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tv   With All Due Respect  Bloomberg  September 11, 2016 3:00pm-4:01pm EDT

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welcome to this edition of the "the best of with all due respect" what does the libertarian ticket for president, trump campaign manager, and vladimir putin all have in common? interviews with all of them appeared on our program this week. and what do hillary clinton and donald trump have in common? unfavorably rating with voters, they appeared back-to-back wednesday night with matt lauer at a commander-in-chief forum. mark: in florida, hillary clinton and donald trump are tied with 47%. clinton up by four points in north carolina. clinton at 47%. trump at 43. donald trump i-43 and finally, donald trump up by one point in ohio with 46% and hillary clinton at 45%.
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we will talk about that a little later. first, let's talk about an intrepid story. last night, clinton and trump went back to back at nbc's commander-in-chief forum and it was a daily double letdown. when it was over, trump was roundly hammered on substance, while clinton was hammered on style. we will start with clinton, criticized for seeming perturbed about her handling of classified information. 12 hours after the form ended, held her third media availability in four days on a tarmac in new york before she boarded her plane to set off for a campaign event in charlotte. here is secretary clinton's reaction. >> when he was asked how he would stop the spread of global terrorism, trump's answer was simply "take the oil." the united states does not invade america to plunder and pillage, we don't send our men and women around the world to steal oil and that's not even getting into the absurdity of what it would involve. massive infrastructure, large numbers of troops, many years on the ground. of course, trump hasn't thought through any of that. john: she want to north carolina
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and made the same kind of points in the wake of that important candidate forum. is she on offense or defense after last night? mark: i think she did that -- trump advisors have said to me, every time trump raises his support for putin, they think it's a mistake. i think she wants to go on offense on that. i will say, it's a reality of presidential campaign coverage and politics. so much is driven by the polls. these quinnipiac polls are huge because trump's cap to 270 involves these four states. i spoke to two of his advisers about their view of the race and both of them basically said winning these states is the way he gets to 270. the fact he's competitive in these four is a huge. she's on offense i think after the forum and i think she's right. the vladimir putin thing alone is something that doesn't help trump. the frame of the day is going to be this is a tight race and choose doing everything she can to fight him off. john: i don't think is that tied a raise in the sense trump has a path to 270 but in arrow path.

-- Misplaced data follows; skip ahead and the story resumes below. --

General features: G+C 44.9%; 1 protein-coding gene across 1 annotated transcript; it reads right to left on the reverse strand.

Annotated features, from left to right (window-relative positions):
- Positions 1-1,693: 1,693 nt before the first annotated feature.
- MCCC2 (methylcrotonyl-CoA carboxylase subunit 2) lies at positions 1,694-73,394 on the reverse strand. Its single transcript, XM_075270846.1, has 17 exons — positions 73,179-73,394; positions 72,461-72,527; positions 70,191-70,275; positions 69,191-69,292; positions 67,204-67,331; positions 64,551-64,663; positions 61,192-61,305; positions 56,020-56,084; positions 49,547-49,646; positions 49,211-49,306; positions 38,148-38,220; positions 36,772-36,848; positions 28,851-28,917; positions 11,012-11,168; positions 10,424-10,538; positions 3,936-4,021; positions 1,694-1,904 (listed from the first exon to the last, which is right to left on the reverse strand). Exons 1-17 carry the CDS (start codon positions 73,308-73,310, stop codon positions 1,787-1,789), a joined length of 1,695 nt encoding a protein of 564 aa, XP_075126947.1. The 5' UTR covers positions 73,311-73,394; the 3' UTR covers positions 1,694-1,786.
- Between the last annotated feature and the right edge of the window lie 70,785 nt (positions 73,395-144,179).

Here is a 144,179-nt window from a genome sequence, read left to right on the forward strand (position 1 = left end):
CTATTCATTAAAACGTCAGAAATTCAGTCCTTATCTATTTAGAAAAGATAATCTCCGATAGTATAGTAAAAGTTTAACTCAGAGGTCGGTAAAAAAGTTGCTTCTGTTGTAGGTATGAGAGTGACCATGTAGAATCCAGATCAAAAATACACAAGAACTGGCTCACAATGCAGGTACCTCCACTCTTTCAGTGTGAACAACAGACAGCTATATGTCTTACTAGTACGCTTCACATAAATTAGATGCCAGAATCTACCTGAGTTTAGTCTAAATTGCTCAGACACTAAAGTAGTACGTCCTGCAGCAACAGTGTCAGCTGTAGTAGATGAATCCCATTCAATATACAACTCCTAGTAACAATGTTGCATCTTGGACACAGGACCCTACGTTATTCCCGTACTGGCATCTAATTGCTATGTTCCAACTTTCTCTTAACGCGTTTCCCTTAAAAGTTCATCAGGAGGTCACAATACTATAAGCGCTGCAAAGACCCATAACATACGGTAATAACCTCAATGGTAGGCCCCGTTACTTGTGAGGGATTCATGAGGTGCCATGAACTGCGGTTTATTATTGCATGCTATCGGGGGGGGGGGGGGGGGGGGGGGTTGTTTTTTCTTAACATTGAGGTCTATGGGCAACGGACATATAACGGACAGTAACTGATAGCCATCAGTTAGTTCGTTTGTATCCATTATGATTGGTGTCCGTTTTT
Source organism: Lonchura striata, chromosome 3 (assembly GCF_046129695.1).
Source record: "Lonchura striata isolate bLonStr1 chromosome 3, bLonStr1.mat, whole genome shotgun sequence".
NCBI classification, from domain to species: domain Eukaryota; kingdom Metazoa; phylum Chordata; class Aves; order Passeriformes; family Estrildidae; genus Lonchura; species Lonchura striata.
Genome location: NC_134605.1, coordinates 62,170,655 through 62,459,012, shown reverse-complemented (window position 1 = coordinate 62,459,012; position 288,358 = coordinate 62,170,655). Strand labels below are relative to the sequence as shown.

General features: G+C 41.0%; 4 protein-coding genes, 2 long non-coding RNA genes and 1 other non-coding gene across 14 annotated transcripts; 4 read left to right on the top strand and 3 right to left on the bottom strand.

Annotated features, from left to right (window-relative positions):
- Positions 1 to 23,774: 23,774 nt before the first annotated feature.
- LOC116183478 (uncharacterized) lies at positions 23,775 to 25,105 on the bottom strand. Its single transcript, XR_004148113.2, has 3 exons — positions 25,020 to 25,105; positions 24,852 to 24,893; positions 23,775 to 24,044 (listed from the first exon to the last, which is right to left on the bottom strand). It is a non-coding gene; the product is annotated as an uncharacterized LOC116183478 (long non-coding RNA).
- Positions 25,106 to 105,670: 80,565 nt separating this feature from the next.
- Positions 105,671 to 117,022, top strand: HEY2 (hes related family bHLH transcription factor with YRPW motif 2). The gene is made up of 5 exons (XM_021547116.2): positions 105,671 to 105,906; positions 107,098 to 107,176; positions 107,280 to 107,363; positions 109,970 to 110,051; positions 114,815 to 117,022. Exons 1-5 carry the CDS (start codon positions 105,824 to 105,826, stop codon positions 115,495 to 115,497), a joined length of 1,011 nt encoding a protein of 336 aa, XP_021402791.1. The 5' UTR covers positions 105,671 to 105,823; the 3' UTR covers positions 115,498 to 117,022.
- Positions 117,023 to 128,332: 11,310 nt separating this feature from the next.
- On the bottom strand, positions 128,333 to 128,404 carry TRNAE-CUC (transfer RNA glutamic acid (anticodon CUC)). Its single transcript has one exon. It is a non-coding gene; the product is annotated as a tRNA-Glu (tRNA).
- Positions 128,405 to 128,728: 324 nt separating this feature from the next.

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-- a very narrow path. he's got not many other ways to go. he's got not a lot of other options. when you look at the other polling, she -- arizona, texas come all of these other places that she is on offense and he's on defense. last night, she did seem defensive, annoyed when she was questioned by matt lauer about her e-mail practices. one of the big problems with that event, i think she should have wanted it to be an hour so she could talk more about substance because once you talks about substance, i think she has the upper hand. mark: critics said trump had a lack of substance, lack of specifics, he was hit for saying america's generals have been reduce to rubble. yet again, he was criticized correctly for mischaracterizing his own past statements regarding whether he was for or against the iraq invasion. here's what trump said today in cleveland on his use of that
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conflict. >> iraq is one of the biggest differences in this race. i opposed going in and i did oppose it despite the media saying no, yes, no. i opposed going in and i opposed the reckless way hillary clinton took us out along with president obama, letting isis fill that big, terrible void. but i was opposed to the war from the beginning long after my interview with howard stern. mark: from the beginning long after. trump was criticized by many for his praise again last night of vladimir putin. those remarks were criticized by the republican head of the homeland security committee and by the speaker of the house paul ryan. today, mike pence came to his defense.
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>> i think it is an arguable that vladimir putin has been a stronger leader and his country than barack obama has been in this country. mark: trump was in cleveland largely making a speech about education. his campaign was dealing with news of a staff shakeup yesterday in florida and a report in the washington post that there were master partners -- massive departures from his policy shop in d.c. recently. again, lots going on in trouble -- trump world. if trump's performance in the first debate tracks with how he was last night but some areas of stylistic flourish, will that be good enough for him to win the first debate? john: the debate and the form will be different things. the fact he will be in a direct confrontation with hillary clinton and there will be more time will make it harder for him to do what he did last night, which was to bluster his way through and not go long into